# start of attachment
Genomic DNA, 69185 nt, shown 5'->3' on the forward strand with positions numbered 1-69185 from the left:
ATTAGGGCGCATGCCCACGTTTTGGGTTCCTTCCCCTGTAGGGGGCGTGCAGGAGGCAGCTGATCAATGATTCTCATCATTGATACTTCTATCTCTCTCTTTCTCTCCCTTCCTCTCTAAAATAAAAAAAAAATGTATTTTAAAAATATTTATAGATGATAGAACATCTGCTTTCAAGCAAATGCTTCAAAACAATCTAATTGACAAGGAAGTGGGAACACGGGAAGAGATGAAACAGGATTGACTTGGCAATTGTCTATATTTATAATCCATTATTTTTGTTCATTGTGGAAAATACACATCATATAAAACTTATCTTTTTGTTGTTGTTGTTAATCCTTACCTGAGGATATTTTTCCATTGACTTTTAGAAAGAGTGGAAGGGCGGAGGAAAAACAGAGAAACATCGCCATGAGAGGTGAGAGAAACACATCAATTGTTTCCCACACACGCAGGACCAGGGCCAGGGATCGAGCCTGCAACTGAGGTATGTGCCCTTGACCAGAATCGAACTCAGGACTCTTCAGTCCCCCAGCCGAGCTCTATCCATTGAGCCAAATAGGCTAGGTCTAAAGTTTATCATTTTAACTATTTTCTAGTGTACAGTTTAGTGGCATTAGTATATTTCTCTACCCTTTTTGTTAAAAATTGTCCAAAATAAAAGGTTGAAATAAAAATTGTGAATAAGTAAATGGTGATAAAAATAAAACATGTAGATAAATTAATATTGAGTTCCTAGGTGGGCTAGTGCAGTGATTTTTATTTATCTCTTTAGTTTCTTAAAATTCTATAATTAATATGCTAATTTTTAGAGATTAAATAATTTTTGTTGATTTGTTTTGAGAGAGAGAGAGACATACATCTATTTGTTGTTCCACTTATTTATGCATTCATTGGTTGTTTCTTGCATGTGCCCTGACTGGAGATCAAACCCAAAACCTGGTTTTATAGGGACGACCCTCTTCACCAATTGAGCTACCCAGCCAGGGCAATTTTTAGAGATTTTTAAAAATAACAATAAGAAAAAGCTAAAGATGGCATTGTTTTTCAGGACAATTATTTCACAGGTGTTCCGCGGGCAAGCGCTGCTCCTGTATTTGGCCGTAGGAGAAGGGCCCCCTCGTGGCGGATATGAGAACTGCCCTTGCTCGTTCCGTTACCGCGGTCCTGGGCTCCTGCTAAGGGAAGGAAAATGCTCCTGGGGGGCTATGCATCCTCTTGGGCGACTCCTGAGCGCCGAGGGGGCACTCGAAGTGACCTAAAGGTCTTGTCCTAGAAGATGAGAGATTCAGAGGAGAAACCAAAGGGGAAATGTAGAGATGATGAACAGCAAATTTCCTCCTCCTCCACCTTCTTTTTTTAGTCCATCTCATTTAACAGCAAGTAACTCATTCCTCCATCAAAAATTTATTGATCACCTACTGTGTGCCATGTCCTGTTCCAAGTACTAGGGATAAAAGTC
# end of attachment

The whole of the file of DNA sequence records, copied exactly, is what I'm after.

Genomic DNA, 69185 nt, shown 5'->3' on the forward strand with positions numbered 1-69185 from the left:
ATTAGGGCGCATGCCCACGTTTTGGGTTCCTTCCCCTGTAGGGGGCGTGCAGGAGGCAGCTGATCAATGATTCTCATCATTGATACTTCTATCTCTCTCTTTCTCTCCCTTCCTCTCTAAAATAAAAAAAAAATGTATTTTAAAAATATTTATAGATGATAGAACATCTGCTTTCAAGCAAATGCTTCAAAACAATCTAATTGACAAGGAAGTGGGAACACGGGAAGAGATGAAACAGGATTGACTTGGCAATTGTCTATATTTATAATCCATTATTTTTGTTCATTGTGGAAAATACACATCATATAAAACTTATCTTTTTGTTGTTGTTGTTAATCCTTACCTGAGGATATTTTTCCATTGACTTTTAGAAAGAGTGGAAGGGCGGAGGAAAAACAGAGAAACATCGCCATGAGAGGTGAGAGAAACACATCAATTGTTTCCCACACACGCAGGACCAGGGCCAGGGATCGAGCCTGCAACTGAGGTATGTGCCCTTGACCAGAATCGAACTCAGGACTCTTCAGTCCCCCAGCCGAGCTCTATCCATTGAGCCAAATAGGCTAGGTCTAAAGTTTATCATTTTAACTATTTTCTAGTGTACAGTTTAGTGGCATTAGTATATTTCTCTACCCTTTTTGTTAAAAATTGTCCAAAATAAAAGGTTGAAATAAAAATTGTGAATAAGTAAATGGTGATAAAAATAAAACATGTAGATAAATTAATATTGAGTTCCTAGGTGGGCTAGTGCAGTGATTTTTATTTATCTCTTTAGTTTCTTAAAATTCTATAATTAATATGCTAATTTTTAGAGATTAAATAATTTTTGTTGATTTGTTTTGAGAGAGAGAGAGACATACATCTATTTGTTGTTCCACTTATTTATGCATTCATTGGTTGTTTCTTGCATGTGCCCTGACTGGAGATCAAACCCAAAACCTGGTTTTATAGGGACGACCCTCTTCACCAATTGAGCTACCCAGCCAGGGCAATTTTTAGAGATTTTTAAAAATAACAATAAGAAAAAGCTAAAGATGGCATTGTTTTTCAGGACAATTATTTCACAGGTGTTCCGCGGGCAAGCGCTGCTCCTGTATTTGGCCGTAGGAGAAGGGCCCCCTCGTGGCGGATATGAGAACTGCCCTTGCTCGTTCCGTTACCGCGGTCCTGGGCTCCTGCTAAGGGAAGGAAAATGCTCCTGGGGGGCTATGCATCCTCTTGGGCGACTCCTGAGCGCCGAGGGGGCACTCGAAGTGACCTAAAGGTCTTGTCCTAGAAGATGAGAGATTCAGAGGAGAAACCAAAGGGGAAATGTAGAGATGATGAACAGCAAATTTCCTCCTCCTCCACCTTCTTTTTTTAGTCCATCTCATTTAACAGCAAGTAACTCATTCCTCCATCAAAAATTTATTGATCACCTACTGTGTGCCATGTCCTGTTCCAAGTACTAGGGATAAAAGTC